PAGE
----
For Muslim couples in the UK who are contemplating divorce from an Islamic marriage under Sharia law, there is often confusion as to the implications of doing so, and how this compares to an English law divorce. In this article, we will explain some of the unique aspects of divorce under Sharia law, and how specific issues can be overcome.
What is a nikah contract?
Under Sharia law, marriage is entered into with a contract which defines the rights and responsibilities of both parties. One of the main aspects of this nikah contract is the commitment by the husband to pay his wife a dowry – a demonstration of his commitment, honour, respect, and desire to be married to her. The contract may also layout where the couple will live, provision of specific responsibilities, and whether the wife has the right to initiate divorce.
What is the role of the Islamic Sharia Council (ISC)?
The ISC is a UK charity which exists to help resolve marriage related issues by the application of Islamic family law. As such, the ISC only deals with Islamic marriages, not English civil marriages, and will ultimately make the decision regarding whether a certificate of divorce should be issued.
Crucially, the ISC will typically seek to effect a reconciliation between parties seeking divorce, acting in the role of arbitrator. In some cases, they may insist that specific conditions be met by either party, which if not adhered to may then lead to the granting of a divorce.
What is the Sharia law position on divorce?
The rules and rights pertaining to Islamic divorce can seem quite complex to the uninitiated; firstly, let’s consider the grounds for divorce.
The ISC defines the following as being grounds for divorce; whereby the:
- Husband suffers specific physical defects
- Husband accuses the wife of not being chaste.
- Husband is not traceable.
- Applicant embraces Islam, but the husband refuses to do so.
- Husband ill-treats the applicant or fails to fulfil his marital obligations or does not maintain her, despite having the means to do so.
- Husband doesn’t divorce his wife for one of the reasons mentioned, when so ordered by an ISC judge.
In addition, there are several forms of divorce which depend on whether it is the husband or wife who is initiating the process:
When divorce is initiated by the husband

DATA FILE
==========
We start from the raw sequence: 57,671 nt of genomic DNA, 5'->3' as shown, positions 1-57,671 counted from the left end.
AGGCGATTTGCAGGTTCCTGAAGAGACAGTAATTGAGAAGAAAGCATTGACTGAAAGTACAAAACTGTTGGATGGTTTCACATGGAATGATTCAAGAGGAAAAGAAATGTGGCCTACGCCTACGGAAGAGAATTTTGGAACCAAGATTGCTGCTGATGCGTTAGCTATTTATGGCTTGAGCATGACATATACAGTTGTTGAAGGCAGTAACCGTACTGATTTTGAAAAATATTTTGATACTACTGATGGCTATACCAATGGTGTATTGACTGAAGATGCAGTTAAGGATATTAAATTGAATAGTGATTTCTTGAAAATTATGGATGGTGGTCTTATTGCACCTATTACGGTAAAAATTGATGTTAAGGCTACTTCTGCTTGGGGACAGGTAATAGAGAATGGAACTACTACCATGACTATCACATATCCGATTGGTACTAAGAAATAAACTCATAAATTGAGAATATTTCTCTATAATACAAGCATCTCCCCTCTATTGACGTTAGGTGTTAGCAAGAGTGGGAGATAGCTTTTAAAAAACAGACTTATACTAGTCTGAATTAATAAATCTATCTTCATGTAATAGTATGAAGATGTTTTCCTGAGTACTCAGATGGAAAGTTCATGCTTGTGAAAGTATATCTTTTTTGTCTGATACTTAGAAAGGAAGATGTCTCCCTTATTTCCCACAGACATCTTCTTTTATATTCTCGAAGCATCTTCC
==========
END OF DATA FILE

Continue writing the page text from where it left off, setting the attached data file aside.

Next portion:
Talaq: Divorce is most commonly initiated by the husband (a process referred to as ‘talaq’) and by doing so (either verbally or in writing), he is deemed to have broken the contract and hence must ensure his wife receives all of the dowries she is due.
Under this process, there is a defined waiting period of three months (‘Iddah’). Talaq requires the completion of an ISC talaq application form and the full payment of the dowry owed. Once the divorce is granted, either party can request a talaq certificate.
When divorce is initiated by the wife
There are three variants of divorce if it is the wife who initiates the process; these are as follows:
Khula: Khula applies where a divorce is initiated by the wife, and the parties agree on the divorce. The husband can request the wife return her dowry as she is deemed to be the breaker of the contract (assuming he was not at fault).
Faskh: If the husband is considered ‘at fault’, the wife may apply for divorce by providing evidence her husband did not fulfil his marital responsibilities, e.g. by not providing support, a separate home and conjugal rights to his wife. She may also argue that specific conditions in the nikah contract were not met – in this case, the ISC may grant a conditional divorce, and if the conditions remain unmet, full divorce will be granted.
Tafreeq: Where the wife separates and seeks the services of ISC due to oppression by her husband. The relevant authority will then dissolve the marriage contract through a process of annulment.
Are there potential conflicts between a civil law and Islamic divorce?
In some cases where a couple are married both under English civil law and also Sharia law, conflicts may occur if a husband agrees to the civil divorce but not the religious divorce. In such situations, the Divorce (Religious Marriages) Act 2002 (DRMA) makes it possible for the English Court not to grant a decree absolute until the Islamic divorce is in place. In practice, given the power of the ISC to dissolve the marriage based on the husband seeking a civil divorce, invoking the DRMA may not be required.
This article only covers the essentials of Islamic divorce, and as such, anyone considering or facing such circumstances should seek legal advice from a legal practitioner specialising in Sharia family law. Unlike English civil law, a number of options and considerations must be taken into account when proceeding with the dissolution of marriage under Sharia law. By seeking expert guidance before matters proceed too far, you can save yourself considerable anxiety, cost, and time, and, most importantly, achieve the best possible outcome for you and your children.
If you require detailed legal advice about Islamic divorce or any other Sharia law matter, please call us on 0808 168 6042. We are a Legal 500 firm.